Wednesday, January 20, 2010

The Cosmopolitan Winters of Corvus brachyrhynchos

Here in Maine, we get thousands of migrants who arrive here every summer and stake out their own tiny territories in seaside cabins or camps in the woods, turning Maine's quaint villages into far-flung suburbs of New York and Boston. And every fall, as the days get darker, they flock back south to console themselves against the cold and the dark with the social opportunities of cities.

As it happens, the common American crow does the same thing.

Around this time of year, all over the country, huge swarms of crows flock across the skies and mob the trees at city parks every afternoon and evening. Here in Portland, they seem to start around the northern end of the Eastern Promenade, then they flock over to Lincoln and Deering Oaks Parks before settling in for the night near the new Mercy Hospital buildings near the Fore River.

A few months ago I started working at Maine Audubon, and I asked the staff naturalist, Eric Hynes, what these crows were doing. He told me that, essentially, they're just socializing. While crows are fairly territorial in the summer, in the winter, when food is scarce and predators are more of a threat, they prefer the company of other crows. Thousands of other crows.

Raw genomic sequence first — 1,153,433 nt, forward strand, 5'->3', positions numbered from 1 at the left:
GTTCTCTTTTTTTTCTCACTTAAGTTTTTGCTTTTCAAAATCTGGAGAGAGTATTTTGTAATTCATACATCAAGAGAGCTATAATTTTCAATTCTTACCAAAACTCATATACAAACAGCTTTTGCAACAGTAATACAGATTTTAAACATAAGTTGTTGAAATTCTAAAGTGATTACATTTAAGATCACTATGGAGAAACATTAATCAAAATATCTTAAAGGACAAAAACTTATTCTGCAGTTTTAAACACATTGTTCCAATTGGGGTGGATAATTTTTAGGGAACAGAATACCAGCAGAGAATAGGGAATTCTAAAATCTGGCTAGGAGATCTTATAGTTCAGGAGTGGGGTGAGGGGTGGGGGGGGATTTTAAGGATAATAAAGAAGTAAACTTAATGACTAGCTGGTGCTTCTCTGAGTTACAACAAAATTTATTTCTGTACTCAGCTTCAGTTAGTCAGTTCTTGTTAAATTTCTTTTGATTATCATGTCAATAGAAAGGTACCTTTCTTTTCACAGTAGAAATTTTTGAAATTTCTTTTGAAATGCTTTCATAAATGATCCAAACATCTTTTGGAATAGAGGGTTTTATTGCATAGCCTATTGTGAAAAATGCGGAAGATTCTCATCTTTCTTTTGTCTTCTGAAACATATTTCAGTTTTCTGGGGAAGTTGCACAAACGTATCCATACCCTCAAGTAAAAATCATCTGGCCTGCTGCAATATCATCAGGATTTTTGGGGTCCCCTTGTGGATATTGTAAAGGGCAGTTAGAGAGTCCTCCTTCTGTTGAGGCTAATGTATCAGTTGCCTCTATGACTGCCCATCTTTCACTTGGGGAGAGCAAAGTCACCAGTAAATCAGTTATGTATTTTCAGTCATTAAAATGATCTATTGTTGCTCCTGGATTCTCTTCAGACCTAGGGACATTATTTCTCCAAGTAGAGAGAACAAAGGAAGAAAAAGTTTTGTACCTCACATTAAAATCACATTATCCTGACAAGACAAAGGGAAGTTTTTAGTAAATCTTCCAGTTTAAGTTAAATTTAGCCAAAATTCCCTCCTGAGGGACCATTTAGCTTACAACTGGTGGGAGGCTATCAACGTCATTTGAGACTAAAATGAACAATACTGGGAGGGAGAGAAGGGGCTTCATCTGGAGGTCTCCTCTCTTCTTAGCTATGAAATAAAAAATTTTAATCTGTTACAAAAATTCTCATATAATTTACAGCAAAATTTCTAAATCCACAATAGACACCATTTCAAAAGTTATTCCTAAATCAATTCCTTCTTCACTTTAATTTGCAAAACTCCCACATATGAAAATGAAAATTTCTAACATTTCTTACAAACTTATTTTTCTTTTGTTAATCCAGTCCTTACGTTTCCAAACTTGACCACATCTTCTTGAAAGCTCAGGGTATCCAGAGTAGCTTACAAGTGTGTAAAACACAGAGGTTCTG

It's not all for fun: "They get together every afternoon and check each other out," said Eric. "They might say, 'hey, that guy looks fat and happy today, we'd better follow him and find out where he's getting his food.' Or, 'that one looks sick and scraggly, stay away from him.'" When it gets dark, they bed down together by the thousands to provide safety in numbers against predators.

Crows have also figured out that they're safer in cities, where their biggest nemesis, the Great Horned Owl, is less likely to venture. As a result, these wintertime social flocks tend to gravitate towards urban areas.

To see them for yourself, head out to your local city park this afternoon around 4 pm and walk towards the noise of a thousand crows cawing.


Benjamin said...

I want to see it so badly TAKE PICTURES PLEASE!!!!

Don said...

I've been wondering about this for years. It's really spectacular, and kind of Hitchcock creepy when you drive by the trees full of thousands of crows. The first time I saw this they were up near the East End School.